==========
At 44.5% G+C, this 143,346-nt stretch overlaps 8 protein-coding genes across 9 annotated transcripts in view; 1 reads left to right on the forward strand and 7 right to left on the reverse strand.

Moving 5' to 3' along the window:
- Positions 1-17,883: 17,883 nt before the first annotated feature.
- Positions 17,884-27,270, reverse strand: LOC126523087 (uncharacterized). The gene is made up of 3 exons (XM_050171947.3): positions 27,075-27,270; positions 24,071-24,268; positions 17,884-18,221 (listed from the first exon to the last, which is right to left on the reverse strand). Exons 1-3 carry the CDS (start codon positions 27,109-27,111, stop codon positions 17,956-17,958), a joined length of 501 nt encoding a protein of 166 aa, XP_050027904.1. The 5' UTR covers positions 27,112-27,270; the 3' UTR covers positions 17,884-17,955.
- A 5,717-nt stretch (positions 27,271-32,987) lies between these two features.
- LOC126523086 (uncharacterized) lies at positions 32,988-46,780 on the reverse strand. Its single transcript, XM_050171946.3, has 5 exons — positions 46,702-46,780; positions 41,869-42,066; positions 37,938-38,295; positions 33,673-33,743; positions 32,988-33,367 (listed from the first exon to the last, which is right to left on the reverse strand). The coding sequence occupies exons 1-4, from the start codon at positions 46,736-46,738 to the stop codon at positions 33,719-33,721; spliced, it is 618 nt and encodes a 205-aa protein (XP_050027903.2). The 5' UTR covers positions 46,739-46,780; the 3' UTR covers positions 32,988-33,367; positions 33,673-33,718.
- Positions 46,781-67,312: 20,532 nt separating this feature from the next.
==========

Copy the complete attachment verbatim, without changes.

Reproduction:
At 44.5% G+C, this 143,346-nt stretch overlaps 8 protein-coding genes across 9 annotated transcripts in view; 1 reads left to right on the forward strand and 7 right to left on the reverse strand.

Moving 5' to 3' along the window:
- Positions 1-17,883: 17,883 nt before the first annotated feature.
- Positions 17,884-27,270, reverse strand: LOC126523087 (uncharacterized). The gene is made up of 3 exons (XM_050171947.3): positions 27,075-27,270; positions 24,071-24,268; positions 17,884-18,221 (listed from the first exon to the last, which is right to left on the reverse strand). Exons 1-3 carry the CDS (start codon positions 27,109-27,111, stop codon positions 17,956-17,958), a joined length of 501 nt encoding a protein of 166 aa, XP_050027904.1. The 5' UTR covers positions 27,112-27,270; the 3' UTR covers positions 17,884-17,955.
- A 5,717-nt stretch (positions 27,271-32,987) lies between these two features.
- LOC126523086 (uncharacterized) lies at positions 32,988-46,780 on the reverse strand. Its single transcript, XM_050171946.3, has 5 exons — positions 46,702-46,780; positions 41,869-42,066; positions 37,938-38,295; positions 33,673-33,743; positions 32,988-33,367 (listed from the first exon to the last, which is right to left on the reverse strand). The coding sequence occupies exons 1-4, from the start codon at positions 46,736-46,738 to the stop codon at positions 33,719-33,721; spliced, it is 618 nt and encodes a 205-aa protein (XP_050027903.2). The 5' UTR covers positions 46,739-46,780; the 3' UTR covers positions 32,988-33,367; positions 33,673-33,718.
- Positions 46,781-67,312: 20,532 nt separating this feature from the next.